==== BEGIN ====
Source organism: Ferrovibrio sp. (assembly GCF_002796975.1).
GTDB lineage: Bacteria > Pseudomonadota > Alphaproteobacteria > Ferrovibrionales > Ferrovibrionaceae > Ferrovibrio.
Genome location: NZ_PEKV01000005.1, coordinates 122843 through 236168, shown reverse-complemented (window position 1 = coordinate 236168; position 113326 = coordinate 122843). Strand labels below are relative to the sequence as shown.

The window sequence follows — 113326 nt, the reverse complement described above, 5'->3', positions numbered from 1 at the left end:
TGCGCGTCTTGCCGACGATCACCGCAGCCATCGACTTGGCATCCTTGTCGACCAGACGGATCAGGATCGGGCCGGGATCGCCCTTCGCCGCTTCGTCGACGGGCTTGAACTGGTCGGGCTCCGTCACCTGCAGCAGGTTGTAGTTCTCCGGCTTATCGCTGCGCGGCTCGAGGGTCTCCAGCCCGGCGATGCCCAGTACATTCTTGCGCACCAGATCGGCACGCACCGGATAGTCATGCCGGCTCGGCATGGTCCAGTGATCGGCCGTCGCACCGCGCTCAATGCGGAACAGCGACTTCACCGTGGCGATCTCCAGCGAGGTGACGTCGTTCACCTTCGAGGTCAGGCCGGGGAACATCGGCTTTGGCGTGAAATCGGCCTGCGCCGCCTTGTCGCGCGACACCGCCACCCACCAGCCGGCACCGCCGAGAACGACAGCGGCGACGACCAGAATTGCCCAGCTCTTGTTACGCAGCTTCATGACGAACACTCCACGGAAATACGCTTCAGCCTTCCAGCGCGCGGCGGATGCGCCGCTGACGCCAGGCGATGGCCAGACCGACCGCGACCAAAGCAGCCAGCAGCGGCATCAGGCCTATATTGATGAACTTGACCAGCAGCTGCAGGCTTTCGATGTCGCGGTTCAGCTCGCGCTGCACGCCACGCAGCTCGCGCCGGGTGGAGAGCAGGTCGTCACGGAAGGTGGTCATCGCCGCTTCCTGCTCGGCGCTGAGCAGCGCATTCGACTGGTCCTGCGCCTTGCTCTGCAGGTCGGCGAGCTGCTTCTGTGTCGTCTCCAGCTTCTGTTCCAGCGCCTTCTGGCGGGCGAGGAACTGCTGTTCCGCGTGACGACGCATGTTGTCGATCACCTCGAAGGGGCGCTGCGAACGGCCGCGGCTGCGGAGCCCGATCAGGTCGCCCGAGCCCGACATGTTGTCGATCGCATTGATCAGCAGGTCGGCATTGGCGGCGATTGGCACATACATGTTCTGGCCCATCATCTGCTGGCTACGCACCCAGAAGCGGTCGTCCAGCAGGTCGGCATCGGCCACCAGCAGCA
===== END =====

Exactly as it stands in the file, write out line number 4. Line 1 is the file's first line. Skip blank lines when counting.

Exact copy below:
The window sequence follows — 113326 nt, the reverse complement described above, 5'->3', positions numbered from 1 at the left end: